Kaiser Permanente Case Study

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the administrators. An added benefit is administrators, founders, employees, and members are not personally liable for nonprofits debts. The limited liability of a nonprofit is protected by the law from personal assets being claimed by creditors. Another missed opportunity is the ability to solicit charitable donations to the public. Growing charitable donations is in other words is another stream of income for organization purposes. The overall ability for Kaiser Permanente to rein-invest in their infrastructure gives them a big advantage over Community Health Systems, especially in the healthcare industry. The healthcare industry alone faces rapid change sparked by the Affordable Care Act and many newly introduced regulations. With much more …show more content…
Numbers and size of Kaiser speaks for its self especially with the astonishing member growth rate trumping majority of organizations with a 5 star CMS rating. The diversification of Kaiser alone makes it a safer pick with having 3 entities of being the health plan, hospital, and medical group. The liability and market exposure are limited due to the infrastructure of the organization. The United States health care system is under great scrutiny and needs rapid change to remain long term sustainability. The organizations that can adapt at a faster rate will have the advantage in the industry. The scary thing is with Medicare being the primary health care payer, which is reducing rates and moving towards a value based system. If organizations don’t adapt to these standards quickly they can find themselves out of …show more content…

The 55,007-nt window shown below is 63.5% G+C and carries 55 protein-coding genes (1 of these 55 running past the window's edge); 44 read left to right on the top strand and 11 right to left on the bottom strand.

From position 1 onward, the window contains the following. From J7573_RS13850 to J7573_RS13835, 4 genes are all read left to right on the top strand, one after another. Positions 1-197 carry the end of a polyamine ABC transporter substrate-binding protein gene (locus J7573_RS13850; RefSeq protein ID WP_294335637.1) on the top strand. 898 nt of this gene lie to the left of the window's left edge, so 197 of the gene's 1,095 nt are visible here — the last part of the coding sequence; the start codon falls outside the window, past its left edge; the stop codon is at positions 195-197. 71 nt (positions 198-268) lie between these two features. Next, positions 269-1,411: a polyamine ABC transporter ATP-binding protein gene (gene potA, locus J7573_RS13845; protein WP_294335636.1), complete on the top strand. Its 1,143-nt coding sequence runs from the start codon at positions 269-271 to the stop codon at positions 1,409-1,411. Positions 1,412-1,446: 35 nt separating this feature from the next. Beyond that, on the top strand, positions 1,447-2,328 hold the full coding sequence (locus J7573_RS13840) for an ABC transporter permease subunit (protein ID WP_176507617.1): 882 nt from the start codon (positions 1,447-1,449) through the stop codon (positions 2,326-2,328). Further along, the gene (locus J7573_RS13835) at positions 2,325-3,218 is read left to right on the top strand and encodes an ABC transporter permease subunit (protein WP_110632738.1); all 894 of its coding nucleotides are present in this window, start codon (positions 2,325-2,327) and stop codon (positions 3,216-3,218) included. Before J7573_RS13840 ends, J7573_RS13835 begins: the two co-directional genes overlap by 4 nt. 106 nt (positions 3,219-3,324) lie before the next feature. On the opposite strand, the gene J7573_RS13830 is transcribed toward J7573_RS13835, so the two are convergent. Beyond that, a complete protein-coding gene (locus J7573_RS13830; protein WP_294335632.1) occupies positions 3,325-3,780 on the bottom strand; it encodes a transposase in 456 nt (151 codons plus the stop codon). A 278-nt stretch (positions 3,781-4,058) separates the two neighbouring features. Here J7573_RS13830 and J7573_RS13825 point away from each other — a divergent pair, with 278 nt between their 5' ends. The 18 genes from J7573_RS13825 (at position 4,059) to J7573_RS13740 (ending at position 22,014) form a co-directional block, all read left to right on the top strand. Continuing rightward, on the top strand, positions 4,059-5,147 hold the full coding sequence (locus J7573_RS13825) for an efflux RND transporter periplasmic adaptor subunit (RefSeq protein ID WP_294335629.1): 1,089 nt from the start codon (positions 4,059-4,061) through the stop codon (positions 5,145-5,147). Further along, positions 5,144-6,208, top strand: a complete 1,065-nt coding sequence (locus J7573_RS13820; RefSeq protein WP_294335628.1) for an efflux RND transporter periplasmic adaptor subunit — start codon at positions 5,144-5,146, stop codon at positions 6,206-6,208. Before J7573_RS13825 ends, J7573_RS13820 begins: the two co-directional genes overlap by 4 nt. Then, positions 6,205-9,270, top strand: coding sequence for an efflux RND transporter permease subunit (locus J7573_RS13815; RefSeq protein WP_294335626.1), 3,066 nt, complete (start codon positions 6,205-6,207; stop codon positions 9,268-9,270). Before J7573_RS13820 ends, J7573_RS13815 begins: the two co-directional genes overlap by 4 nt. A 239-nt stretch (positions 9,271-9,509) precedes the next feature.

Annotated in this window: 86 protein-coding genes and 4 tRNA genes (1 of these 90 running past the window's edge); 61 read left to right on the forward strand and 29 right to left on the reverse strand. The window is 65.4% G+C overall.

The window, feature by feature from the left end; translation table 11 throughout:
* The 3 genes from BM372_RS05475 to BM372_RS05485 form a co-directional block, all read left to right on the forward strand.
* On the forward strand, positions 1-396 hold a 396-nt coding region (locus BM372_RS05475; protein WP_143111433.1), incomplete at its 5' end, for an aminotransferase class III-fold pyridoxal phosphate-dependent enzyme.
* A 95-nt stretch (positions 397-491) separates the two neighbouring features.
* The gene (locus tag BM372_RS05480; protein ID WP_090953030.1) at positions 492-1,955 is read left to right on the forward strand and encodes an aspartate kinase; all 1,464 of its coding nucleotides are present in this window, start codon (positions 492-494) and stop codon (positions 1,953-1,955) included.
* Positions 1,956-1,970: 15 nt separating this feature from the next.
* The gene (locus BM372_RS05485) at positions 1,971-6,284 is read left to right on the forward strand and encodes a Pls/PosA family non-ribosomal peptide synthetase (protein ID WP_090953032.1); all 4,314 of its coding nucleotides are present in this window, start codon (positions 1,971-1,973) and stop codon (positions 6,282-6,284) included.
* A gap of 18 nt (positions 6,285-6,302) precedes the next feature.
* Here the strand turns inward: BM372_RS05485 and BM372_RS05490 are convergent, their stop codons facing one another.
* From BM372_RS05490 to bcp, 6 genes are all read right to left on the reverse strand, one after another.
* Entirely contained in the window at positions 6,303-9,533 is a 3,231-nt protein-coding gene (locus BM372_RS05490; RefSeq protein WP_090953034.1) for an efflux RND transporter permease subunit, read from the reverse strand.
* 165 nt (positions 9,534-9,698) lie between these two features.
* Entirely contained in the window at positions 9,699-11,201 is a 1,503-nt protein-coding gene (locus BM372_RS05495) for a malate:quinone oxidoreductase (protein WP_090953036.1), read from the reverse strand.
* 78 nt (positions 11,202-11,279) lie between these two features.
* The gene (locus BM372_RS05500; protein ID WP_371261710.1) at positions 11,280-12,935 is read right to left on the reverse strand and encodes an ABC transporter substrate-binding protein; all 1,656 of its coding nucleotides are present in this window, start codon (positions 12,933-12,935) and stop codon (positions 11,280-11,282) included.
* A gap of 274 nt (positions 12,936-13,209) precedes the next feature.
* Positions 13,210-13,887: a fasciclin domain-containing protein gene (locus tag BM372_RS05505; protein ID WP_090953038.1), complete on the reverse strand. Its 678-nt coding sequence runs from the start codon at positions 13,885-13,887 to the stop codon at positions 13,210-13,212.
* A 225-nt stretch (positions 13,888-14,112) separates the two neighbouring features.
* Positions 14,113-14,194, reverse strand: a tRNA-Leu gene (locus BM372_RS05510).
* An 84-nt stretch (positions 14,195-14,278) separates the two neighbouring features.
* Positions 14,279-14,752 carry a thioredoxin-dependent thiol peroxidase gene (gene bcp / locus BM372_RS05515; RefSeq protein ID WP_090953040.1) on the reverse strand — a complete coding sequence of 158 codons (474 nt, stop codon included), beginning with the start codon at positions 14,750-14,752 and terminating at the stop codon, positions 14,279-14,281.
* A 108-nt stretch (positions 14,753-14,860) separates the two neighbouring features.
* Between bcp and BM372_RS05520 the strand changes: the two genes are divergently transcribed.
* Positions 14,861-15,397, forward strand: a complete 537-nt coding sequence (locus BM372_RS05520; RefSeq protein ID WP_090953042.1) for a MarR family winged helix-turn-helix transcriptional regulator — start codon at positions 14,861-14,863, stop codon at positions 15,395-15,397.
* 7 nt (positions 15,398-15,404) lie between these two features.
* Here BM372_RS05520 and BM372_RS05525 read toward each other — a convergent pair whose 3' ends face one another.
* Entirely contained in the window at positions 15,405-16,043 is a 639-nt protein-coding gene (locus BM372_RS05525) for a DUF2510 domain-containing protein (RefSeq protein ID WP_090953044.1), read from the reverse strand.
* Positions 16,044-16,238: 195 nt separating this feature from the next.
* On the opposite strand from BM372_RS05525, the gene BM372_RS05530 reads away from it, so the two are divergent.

The transparency of the organization is clearer allowing no underlying motives when conducting business. The member has full access to information of the organization. The administrator along with provider is released of any liability down the road. The third party payers can seek lower reimbursement rates and trusts Kaiser is highly invested in preventative care because they are also a health plan. Third party payers make more money if their patients are healthy and out of the hospitals. The higher profit margins of Kaiser along with nonprofit classification give them the ability focus on the patient experience to increase reimbursement. The only downfall of the organization is the stricter regulations and publicity of data, process measures, and outcome measures. The fact of the matter is, all organizations in healthcare are highly regulated so both infrastructures face the same obstacles. It all comes down to more risk more reward for making a choice between for profit Community Health Services and the nonprofit Kaiser

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